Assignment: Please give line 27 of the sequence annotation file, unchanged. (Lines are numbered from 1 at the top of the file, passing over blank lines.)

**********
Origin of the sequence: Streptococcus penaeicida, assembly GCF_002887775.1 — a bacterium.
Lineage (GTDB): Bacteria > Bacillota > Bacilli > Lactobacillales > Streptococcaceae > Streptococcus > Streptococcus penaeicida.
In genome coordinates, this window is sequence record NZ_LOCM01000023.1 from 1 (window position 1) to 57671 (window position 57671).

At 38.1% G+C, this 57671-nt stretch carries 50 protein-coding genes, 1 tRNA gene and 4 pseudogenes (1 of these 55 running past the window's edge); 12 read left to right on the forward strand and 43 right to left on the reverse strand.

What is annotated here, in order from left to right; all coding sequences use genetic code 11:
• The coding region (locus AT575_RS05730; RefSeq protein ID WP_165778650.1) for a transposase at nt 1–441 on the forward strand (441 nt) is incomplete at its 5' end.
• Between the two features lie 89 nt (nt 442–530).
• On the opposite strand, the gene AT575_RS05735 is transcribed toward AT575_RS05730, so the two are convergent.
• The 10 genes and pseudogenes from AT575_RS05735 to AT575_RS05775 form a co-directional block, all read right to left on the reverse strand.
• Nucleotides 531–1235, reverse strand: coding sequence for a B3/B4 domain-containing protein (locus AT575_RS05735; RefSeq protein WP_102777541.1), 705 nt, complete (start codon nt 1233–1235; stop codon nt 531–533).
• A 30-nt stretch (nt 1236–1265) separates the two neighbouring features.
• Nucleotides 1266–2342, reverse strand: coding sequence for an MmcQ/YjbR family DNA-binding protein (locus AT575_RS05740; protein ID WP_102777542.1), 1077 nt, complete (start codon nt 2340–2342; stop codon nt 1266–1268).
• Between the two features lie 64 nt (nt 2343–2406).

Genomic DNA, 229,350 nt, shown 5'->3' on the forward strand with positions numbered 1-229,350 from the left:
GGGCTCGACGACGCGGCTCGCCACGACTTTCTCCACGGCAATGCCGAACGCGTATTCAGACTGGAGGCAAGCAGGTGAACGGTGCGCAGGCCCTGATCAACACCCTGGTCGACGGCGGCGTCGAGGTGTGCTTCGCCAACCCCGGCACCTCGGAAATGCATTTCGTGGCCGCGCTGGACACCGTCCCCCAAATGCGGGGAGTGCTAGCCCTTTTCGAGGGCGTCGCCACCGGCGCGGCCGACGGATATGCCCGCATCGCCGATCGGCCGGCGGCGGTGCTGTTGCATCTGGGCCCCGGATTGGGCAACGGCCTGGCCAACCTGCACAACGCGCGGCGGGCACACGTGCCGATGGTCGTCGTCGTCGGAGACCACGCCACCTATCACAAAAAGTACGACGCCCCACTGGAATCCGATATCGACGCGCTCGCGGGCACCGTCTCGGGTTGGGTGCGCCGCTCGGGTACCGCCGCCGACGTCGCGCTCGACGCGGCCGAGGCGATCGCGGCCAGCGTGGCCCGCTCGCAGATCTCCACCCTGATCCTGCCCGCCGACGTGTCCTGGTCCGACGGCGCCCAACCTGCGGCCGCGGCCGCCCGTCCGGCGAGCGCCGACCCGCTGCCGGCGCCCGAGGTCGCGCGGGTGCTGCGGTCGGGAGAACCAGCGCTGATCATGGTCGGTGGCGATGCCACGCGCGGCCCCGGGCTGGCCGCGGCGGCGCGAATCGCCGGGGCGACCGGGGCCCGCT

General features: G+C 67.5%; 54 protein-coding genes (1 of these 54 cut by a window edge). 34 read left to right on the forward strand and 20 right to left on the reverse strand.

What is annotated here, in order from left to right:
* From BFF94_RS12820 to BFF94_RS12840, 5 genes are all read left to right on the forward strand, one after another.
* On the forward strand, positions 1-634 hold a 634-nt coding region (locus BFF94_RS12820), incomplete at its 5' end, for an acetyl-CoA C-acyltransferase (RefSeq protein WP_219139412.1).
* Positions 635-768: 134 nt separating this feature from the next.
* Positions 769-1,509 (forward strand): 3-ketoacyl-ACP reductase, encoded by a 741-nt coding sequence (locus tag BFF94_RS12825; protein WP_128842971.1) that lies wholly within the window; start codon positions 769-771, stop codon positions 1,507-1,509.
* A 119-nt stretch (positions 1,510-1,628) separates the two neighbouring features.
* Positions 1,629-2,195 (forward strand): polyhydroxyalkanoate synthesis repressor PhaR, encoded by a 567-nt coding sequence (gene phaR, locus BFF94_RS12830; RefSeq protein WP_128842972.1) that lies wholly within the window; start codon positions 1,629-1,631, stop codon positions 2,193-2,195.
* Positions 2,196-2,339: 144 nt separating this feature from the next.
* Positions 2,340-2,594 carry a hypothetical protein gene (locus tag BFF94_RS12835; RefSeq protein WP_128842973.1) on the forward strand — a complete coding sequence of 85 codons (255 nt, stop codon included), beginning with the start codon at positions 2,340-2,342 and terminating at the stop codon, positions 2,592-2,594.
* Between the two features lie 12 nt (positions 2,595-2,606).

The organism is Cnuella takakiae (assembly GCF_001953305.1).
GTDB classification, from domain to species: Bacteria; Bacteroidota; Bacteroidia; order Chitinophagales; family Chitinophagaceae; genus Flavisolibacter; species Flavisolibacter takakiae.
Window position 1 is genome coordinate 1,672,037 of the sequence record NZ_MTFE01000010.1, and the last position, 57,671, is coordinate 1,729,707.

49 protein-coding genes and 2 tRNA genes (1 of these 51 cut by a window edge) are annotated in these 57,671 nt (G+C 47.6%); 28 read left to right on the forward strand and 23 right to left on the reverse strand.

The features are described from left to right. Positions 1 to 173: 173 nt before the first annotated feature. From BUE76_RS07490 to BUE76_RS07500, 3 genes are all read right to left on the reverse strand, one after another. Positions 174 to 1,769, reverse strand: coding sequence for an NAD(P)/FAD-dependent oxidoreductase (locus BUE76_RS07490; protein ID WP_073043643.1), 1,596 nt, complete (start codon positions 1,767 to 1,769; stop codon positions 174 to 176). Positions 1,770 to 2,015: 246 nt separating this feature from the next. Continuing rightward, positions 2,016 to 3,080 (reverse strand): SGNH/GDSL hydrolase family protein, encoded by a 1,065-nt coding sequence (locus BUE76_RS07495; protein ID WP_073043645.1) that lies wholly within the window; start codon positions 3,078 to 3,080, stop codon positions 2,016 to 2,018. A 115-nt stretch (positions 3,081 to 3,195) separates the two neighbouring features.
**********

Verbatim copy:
The organism is Cnuella takakiae (assembly GCF_001953305.1).